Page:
On Friday evening, the sixth day of our adventure, I decided to check our bank account online. I'm the world's sloppiest bookkeeper, so I like to check from time to time to see if I've messed anything up. We didn't have Internet at that particular motel, but I have AT&T on my Ipad, so I used that.
Our account was over $400 in the hole.
Now if I'd had wifi, I could have checked all our transactions to see what went wrong, but the Ipad, although it will let me see the balances, won't let me look at transactions. I had no way of finding out why our checking account would suddenly have a deficit. We had not even used our checks or debit card in over ten days.
The only thing I could think of was that somebody must have hacked into our account, perhaps when I was hooked up to an unprotected Internet connection at a motel.
That was Friday night. Saturday we got on the road early; as you can imagine, I had some sleepless nights. I couldn't call the bank until they opened on Monday morning at 9 A.M.
When we arrived at Mount Rushmore Monday morning, it wasn't 9 o'clock, but Cliff reminded me that we were in a different time zone. We found a bench in a quiet location and I called, scared of what I might hear.
The bank's bookkeeper came on the line, I explained my dilemma (almost crying), and she did some checking.
"Did you cash a check for (a certain amount) last Friday?"
Although this was better than having my identity stolen, my heart fell.
"Cliff," I whispered, "those people wrote us a hot check."
Neither of us could believe it. They just didn't seem like the type.
I had the bookkeeper transfer money from Cliff's tractor fund to checking, so there wouldn't be any more surprises.
When I got a chance, I wrote a snippy email to the lady with whom we had the transaction. Turns out she had even had worse problems than ours.
She answered my email saying she had been out of town to a relative's funeral and got home to find someone had written her a bad check for three times the amount of the one she had given me. So she had checks bouncing everywhere.
These are people with whom we have had previous dealings, and Cliff and I both felt they were trustworthy. Her story, as told in email, rang true. I apologized for being hateful in my first correspondance.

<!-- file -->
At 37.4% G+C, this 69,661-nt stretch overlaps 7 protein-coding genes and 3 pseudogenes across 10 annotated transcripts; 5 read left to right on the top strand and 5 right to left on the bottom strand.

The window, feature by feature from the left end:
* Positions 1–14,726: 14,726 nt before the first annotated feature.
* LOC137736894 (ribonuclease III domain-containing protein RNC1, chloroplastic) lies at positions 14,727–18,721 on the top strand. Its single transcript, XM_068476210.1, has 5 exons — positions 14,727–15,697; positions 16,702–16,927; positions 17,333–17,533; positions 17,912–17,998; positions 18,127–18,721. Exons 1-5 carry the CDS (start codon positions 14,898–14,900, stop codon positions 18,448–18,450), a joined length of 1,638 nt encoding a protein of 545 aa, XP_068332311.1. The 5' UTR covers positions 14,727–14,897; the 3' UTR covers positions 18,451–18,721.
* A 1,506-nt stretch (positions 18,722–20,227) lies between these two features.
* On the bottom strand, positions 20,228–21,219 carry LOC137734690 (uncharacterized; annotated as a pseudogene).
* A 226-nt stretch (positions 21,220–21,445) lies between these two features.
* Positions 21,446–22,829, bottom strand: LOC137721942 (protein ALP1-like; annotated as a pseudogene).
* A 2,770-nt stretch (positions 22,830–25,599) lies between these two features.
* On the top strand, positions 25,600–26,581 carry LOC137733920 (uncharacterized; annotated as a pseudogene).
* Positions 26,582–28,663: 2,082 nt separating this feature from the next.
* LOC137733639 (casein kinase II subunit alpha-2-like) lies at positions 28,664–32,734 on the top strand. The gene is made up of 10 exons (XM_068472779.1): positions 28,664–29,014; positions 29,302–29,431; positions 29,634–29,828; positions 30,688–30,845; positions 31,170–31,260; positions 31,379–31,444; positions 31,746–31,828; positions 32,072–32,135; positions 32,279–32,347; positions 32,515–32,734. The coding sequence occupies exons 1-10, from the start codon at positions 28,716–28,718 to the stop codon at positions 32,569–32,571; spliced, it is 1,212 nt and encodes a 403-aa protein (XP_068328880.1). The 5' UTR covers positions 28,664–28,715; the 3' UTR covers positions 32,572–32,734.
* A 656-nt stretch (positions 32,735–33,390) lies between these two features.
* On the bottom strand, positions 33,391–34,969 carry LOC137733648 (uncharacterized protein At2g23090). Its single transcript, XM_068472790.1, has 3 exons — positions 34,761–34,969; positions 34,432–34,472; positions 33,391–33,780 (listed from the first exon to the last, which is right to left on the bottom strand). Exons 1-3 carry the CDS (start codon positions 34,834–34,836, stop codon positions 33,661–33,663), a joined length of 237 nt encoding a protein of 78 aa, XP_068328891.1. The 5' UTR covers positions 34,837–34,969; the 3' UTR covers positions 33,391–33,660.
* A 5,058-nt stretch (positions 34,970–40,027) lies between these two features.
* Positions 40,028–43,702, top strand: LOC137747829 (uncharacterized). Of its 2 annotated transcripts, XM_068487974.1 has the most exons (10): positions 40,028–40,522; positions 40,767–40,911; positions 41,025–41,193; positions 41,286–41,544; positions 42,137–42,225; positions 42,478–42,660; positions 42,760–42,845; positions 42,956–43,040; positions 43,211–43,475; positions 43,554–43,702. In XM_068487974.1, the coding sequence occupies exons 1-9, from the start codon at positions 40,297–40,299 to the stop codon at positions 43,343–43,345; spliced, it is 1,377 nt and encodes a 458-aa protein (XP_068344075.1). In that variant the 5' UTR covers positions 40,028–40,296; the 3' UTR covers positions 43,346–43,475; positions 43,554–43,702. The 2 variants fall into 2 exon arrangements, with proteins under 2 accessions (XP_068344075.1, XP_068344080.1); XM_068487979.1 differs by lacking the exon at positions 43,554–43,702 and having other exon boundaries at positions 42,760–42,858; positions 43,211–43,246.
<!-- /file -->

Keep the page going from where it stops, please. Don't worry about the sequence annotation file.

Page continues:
She replied that she did not have the total amount, but that she would deposit what she could in our U.S. Bank account the next day. That isn't our major checking account, but our other bank is local, and she wanted to deposit the money herself in a bank close to her so there would be no mixups. She said she would deposit it that very afternoon, and would touch base with me when she was ready to go to the bank.
No money was deposited that afternoon, and I heard no more from her. Cliff and I still decided to give them the benefit of the doubt.
Another day passed with no word, so I sent an email and said, "Please keep me in the loop."
Yesterday Cliff called both their phones and left a message.
This morning I got an email saying to check our bank account for the money at noon.
Indeed. it was there.
I still don't believe they were trying to bilk us. Perhaps they were busy putting out fires from other checks that had bounced back to them. I don't think I am that bad a judge of character.
If only there had been more communication, it would have all been different. As it is, there is a bad taste left in this old lady's mouth from all the worrying I've done for several days. It really put a damper on our vacation.
When Jody has her calf in February, its name will be Bouncer.